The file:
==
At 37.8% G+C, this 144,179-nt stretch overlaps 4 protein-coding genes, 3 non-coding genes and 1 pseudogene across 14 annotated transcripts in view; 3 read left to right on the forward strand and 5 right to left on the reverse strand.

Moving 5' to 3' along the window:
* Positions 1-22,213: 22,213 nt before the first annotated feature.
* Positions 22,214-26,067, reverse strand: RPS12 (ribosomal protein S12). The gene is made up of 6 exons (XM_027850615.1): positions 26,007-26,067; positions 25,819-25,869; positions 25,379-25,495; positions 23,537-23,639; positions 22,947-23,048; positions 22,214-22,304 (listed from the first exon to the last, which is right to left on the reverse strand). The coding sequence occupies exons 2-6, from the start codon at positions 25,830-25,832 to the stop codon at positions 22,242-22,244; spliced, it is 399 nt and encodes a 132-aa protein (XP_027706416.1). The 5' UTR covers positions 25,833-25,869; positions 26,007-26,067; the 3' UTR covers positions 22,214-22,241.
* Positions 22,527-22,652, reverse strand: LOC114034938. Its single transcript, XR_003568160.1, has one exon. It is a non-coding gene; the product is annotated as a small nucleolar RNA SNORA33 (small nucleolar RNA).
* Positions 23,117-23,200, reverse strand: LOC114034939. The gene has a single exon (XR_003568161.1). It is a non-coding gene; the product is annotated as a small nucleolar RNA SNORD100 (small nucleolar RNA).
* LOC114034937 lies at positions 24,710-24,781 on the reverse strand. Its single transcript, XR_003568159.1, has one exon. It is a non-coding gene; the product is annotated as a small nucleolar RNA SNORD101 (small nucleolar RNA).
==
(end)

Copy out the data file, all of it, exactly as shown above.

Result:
At 37.8% G+C, this 144,179-nt stretch overlaps 4 protein-coding genes, 3 non-coding genes and 1 pseudogene across 14 annotated transcripts in view; 3 read left to right on the forward strand and 5 right to left on the reverse strand.

Moving 5' to 3' along the window:
* Positions 1-22,213: 22,213 nt before the first annotated feature.
* Positions 22,214-26,067, reverse strand: RPS12 (ribosomal protein S12). The gene is made up of 6 exons (XM_027850615.1): positions 26,007-26,067; positions 25,819-25,869; positions 25,379-25,495; positions 23,537-23,639; positions 22,947-23,048; positions 22,214-22,304 (listed from the first exon to the last, which is right to left on the reverse strand). The coding sequence occupies exons 2-6, from the start codon at positions 25,830-25,832 to the stop codon at positions 22,242-22,244; spliced, it is 399 nt and encodes a 132-aa protein (XP_027706416.1). The 5' UTR covers positions 25,833-25,869; positions 26,007-26,067; the 3' UTR covers positions 22,214-22,241.
* Positions 22,527-22,652, reverse strand: LOC114034938. Its single transcript, XR_003568160.1, has one exon. It is a non-coding gene; the product is annotated as a small nucleolar RNA SNORA33 (small nucleolar RNA).
* Positions 23,117-23,200, reverse strand: LOC114034939. The gene has a single exon (XR_003568161.1). It is a non-coding gene; the product is annotated as a small nucleolar RNA SNORD100 (small nucleolar RNA).
* LOC114034937 lies at positions 24,710-24,781 on the reverse strand. Its single transcript, XR_003568159.1, has one exon. It is a non-coding gene; the product is annotated as a small nucleolar RNA SNORD101 (small nucleolar RNA).